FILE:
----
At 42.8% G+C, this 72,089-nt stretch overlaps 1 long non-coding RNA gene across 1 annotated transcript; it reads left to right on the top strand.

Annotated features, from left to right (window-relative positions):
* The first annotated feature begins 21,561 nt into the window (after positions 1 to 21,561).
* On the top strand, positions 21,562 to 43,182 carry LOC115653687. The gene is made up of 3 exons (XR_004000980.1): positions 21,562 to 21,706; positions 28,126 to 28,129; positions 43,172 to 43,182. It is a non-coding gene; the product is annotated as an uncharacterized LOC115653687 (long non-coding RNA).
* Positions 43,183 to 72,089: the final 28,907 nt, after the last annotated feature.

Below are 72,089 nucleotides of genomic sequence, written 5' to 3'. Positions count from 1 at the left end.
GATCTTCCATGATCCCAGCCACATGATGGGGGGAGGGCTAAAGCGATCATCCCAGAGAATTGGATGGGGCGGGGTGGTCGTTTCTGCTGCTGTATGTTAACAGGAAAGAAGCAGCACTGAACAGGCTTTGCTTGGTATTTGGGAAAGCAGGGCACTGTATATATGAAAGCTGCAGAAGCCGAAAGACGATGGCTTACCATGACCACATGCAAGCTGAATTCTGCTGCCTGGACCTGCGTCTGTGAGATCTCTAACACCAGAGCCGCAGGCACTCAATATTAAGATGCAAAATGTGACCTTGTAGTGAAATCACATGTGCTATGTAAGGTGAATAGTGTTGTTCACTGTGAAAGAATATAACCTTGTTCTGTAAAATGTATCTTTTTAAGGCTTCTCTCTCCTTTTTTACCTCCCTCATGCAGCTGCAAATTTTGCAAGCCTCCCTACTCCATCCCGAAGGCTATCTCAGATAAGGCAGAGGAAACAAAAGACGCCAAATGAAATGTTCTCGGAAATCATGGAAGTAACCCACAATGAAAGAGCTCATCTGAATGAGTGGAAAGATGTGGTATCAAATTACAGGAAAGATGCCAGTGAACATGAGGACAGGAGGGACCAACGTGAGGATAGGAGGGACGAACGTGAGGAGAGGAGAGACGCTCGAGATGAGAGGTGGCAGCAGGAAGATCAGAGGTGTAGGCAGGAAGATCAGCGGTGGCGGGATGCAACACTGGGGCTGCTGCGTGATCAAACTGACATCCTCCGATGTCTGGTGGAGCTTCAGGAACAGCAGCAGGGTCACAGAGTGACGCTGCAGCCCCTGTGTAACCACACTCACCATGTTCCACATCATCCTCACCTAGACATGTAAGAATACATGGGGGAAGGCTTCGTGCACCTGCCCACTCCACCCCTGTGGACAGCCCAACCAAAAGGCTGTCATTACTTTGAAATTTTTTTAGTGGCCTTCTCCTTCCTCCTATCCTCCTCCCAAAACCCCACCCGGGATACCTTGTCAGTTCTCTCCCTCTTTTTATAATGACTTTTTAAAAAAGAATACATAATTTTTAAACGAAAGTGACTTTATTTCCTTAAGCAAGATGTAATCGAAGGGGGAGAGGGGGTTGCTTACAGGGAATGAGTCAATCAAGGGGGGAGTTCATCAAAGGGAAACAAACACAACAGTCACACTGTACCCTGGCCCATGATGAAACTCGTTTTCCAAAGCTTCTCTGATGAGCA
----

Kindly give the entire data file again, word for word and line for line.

At 42.8% G+C, this 72,089-nt stretch overlaps 1 long non-coding RNA gene across 1 annotated transcript; it reads left to right on the top strand.

Annotated features, from left to right (window-relative positions):
* The first annotated feature begins 21,561 nt into the window (after positions 1 to 21,561).
* On the top strand, positions 21,562 to 43,182 carry LOC115653687. The gene is made up of 3 exons (XR_004000980.1): positions 21,562 to 21,706; positions 28,126 to 28,129; positions 43,172 to 43,182. It is a non-coding gene; the product is annotated as an uncharacterized LOC115653687 (long non-coding RNA).
* Positions 43,183 to 72,089: the final 28,907 nt, after the last annotated feature.

Below are 72,089 nucleotides of genomic sequence, written 5' to 3'. Positions count from 1 at the left end.
GATCTTCCATGATCCCAGCCACATGATGGGGGGAGGGCTAAAGCGATCATCCCAGAGAATTGGATGGGGCGGGGTGGTCGTTTCTGCTGCTGTATGTTAACAGGAAAGAAGCAGCACTGAACAGGCTTTGCTTGGTATTTGGGAAAGCAGGGCACTGTATATATGAAAGCTGCAGAAGCCGAAAGACGATGGCTTACCATGACCACATGCAAGCTGAATTCTGCTGCCTGGACCTGCGTCTGTGAGATCTCTAACACCAGAGCCGCAGGCACTCAATATTAAGATGCAAAATGTGACCTTGTAGTGAAATCACATGTGCTATGTAAGGTGAATAGTGTTGTTCACTGTGAAAGAATATAACCTTGTTCTGTAAAATGTATCTTTTTAAGGCTTCTCTCTCCTTTTTTACCTCCCTCATGCAGCTGCAAATTTTGCAAGCCTCCCTACTCCATCCCGAAGGCTATCTCAGATAAGGCAGAGGAAACAAAAGACGCCAAATGAAATGTTCTCGGAAATCATGGAAGTAACCCACAATGAAAGAGCTCATCTGAATGAGTGGAAAGATGTGGTATCAAATTACAGGAAAGATGCCAGTGAACATGAGGACAGGAGGGACCAACGTGAGGATAGGAGGGACGAACGTGAGGAGAGGAGAGACGCTCGAGATGAGAGGTGGCAGCAGGAAGATCAGAGGTGTAGGCAGGAAGATCAGCGGTGGCGGGATGCAACACTGGGGCTGCTGCGTGATCAAACTGACATCCTCCGATGTCTGGTGGAGCTTCAGGAACAGCAGCAGGGTCACAGAGTGACGCTGCAGCCCCTGTGTAACCACACTCACCATGTTCCACATCATCCTCACCTAGACATGTAAGAATACATGGGGGAAGGCTTCGTGCACCTGCCCACTCCACCCCTGTGGACAGCCCAACCAAAAGGCTGTCATTACTTTGAAATTTTTTTAGTGGCCTTCTCCTTCCTCCTATCCTCCTCCCAAAACCCCACCCGGGATACCTTGTCAGTTCTCTCCCTCTTTTTATAATGACTTTTTAAAAAAGAATACATAATTTTTAAACGAAAGTGACTTTATTTCCTTAAGCAAGATGTAATCGAAGGGGGAGAGGGGGTTGCTTACAGGGAATGAGTCAATCAAGGGGGGAGTTCATCAAAGGGAAACAAACACAACAGTCACACTGTACCCTGGCCCATGATGAAACTCGTTTTCCAAAGCTTCTCTGATGAGCA